“Everyone is looking for people who understand data in its various forms, whether it’s audio, image or text,” he said. “It really is important that universities start treating data science the way we treat English composition. Every student has to have a certain level of competency in English composition and a certain level of understanding of math. We need to do that with data science.”

UTSA is looking at creating an elective course called “data science for all” that would introduce the discipline to interested students and help them transition into that study or at least provide them with a foundation in data science.

“Data science is foundational to everything,” Eighmy said. “It’s foundational to health. It’s foundational to technology. It’s foundational to policy and government and social science and the digital humanities, and it crosscuts everything about society — societal benefit, the power of education, discovery.”

Eighmy added that another commitment of Mongeau’s is to ensure UTSA employs data science in an equitable manner across disciplines. The university has already done some of this work, using data science to research inequities in how two vastly different neighborhoods of San Antonio have been recovering from pandemic-related hardships.

Data science in action

Wenbo Wu, chair for the Department of Management Science and Statistics in the Carlos Alvarez College of Business, collaborated with Ying Huang, associate professor in demography in the College for Health, Community and Policy, and Eric Shattuck, assistant professor of research at the UTSA Institute for Health Disparities Research, on a research study to explore certain impacts of the coronavirus pandemic on the Jefferson Heights, a neighborhood on San Antonio’s East Side, and Elm Creek, located on the North Side.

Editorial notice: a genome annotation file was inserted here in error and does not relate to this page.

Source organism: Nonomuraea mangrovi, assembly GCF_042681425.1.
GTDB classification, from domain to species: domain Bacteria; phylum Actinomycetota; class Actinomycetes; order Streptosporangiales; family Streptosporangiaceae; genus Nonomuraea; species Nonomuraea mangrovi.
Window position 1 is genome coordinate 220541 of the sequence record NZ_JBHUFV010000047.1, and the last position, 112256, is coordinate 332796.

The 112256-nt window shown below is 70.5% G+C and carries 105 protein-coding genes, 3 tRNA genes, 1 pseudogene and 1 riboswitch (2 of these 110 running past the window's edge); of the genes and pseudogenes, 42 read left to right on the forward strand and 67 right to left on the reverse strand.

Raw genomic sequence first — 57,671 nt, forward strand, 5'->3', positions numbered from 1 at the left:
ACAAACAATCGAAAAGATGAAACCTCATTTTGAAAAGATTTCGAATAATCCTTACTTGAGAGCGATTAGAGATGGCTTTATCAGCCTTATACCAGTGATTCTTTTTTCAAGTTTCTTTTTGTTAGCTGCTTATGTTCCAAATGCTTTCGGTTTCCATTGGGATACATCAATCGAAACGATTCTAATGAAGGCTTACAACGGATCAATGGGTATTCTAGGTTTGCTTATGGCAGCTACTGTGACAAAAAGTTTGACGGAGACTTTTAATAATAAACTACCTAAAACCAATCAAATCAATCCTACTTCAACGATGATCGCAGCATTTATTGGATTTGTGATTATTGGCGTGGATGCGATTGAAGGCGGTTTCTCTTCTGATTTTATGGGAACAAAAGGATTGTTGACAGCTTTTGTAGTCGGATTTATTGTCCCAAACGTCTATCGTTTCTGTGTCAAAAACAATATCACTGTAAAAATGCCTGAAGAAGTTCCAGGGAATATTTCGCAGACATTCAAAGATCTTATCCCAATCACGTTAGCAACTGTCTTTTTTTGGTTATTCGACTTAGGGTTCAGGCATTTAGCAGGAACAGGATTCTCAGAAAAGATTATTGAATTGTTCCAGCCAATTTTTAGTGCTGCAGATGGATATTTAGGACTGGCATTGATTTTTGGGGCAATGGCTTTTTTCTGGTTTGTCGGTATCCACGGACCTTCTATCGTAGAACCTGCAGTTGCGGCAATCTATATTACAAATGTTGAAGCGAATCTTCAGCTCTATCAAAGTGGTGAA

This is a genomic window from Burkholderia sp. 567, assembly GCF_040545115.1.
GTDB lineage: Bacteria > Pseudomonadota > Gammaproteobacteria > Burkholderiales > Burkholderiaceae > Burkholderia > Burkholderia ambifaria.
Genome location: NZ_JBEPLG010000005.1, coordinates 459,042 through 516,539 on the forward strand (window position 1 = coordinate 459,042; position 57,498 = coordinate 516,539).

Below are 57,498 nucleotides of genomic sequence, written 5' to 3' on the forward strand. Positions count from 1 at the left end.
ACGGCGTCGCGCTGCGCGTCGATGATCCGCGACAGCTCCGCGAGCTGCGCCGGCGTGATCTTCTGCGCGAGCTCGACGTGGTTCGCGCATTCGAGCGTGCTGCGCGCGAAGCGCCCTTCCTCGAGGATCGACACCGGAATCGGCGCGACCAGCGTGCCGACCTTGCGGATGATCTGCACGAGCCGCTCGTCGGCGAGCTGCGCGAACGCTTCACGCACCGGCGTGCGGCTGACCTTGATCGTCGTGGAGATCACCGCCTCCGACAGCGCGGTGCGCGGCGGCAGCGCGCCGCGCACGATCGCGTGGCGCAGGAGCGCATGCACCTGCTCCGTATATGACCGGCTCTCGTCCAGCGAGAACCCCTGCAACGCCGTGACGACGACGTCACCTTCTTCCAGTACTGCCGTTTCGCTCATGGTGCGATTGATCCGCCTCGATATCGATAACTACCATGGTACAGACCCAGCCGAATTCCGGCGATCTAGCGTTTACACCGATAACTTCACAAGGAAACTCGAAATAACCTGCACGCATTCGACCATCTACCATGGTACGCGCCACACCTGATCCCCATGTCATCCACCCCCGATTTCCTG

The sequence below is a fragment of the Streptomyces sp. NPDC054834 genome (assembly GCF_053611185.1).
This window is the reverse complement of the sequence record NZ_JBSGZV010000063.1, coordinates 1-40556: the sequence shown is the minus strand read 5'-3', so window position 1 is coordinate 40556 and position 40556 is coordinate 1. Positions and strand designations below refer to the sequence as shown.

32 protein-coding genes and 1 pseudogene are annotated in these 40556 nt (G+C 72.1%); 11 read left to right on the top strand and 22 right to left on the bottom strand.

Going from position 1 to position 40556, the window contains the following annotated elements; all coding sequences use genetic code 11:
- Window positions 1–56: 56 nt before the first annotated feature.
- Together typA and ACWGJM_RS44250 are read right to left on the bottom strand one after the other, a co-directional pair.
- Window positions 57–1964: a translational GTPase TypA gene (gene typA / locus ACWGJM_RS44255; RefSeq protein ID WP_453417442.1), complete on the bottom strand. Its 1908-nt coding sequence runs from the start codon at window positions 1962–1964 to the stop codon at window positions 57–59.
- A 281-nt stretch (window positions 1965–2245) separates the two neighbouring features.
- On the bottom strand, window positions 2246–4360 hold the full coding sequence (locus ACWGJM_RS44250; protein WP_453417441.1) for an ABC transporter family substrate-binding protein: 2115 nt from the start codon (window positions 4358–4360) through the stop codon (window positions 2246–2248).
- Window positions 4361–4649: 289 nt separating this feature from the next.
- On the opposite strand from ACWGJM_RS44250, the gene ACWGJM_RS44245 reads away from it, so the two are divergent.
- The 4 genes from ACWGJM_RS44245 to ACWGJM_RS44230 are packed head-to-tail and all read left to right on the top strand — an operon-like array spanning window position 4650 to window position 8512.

The professors used two years’ worth of mobile positioning data collected via the geographic location of a device and survey data from both neighborhoods to analyze the energy hardships, economic mobility and chronic health conditions of residents in each neighborhood, comparing data from before and during the pandemic. They wanted to understand and compare the patterns of residents’ daily lives to see which neighborhoods struggled more as a result of the pandemic and provide some sort of solution to improve their quality of life.

The researchers found that residents of more economically disadvantaged neighborhoods like Jefferson Heights had a more difficult time meeting their basic needs, such as being able to pay mortgage and rent and utility bills. They also found that while job loss varied little between the two neighborhoods, Latino households experienced greater rates of job loss compared to white households.

Based on their findings, which the professors presented to the City of San Antonio, the researchers recommended that economic recovery efforts should focus more on helping people of color — particularly Black people — with financial assistance, job training and employment opportunities.

“Data science is powerful. It’s a meaningful field with powerful methods,” said Wu, a core faculty member of the School of Data Science, in a statement.

This is the kind of work Mongeau wants to help foster at UTSA.

Mongeau said our awareness of data science has grown as our use of digital data — text, audio and image — has increased with the internet and social media becoming integral to people’s lives.

“Data science is about how to extract value from that data,” he said.

The term was first used in 1985 and a 2001 paper proposed it as a new field, Mongeau said. It is really about how to analyze data using computational thinking, statistical analysis and other methods.

Still, Mongeau has not left his poetic beginnings behind. He sees poetry in data.

“If you think about it, one of these meta or macro statements about data is it helps us to better understand human nature, society, the economy,” he said. “Poetry is the expression of the human experience and trying to understand it.”

Brooke Crum covered education for the San Antonio Report.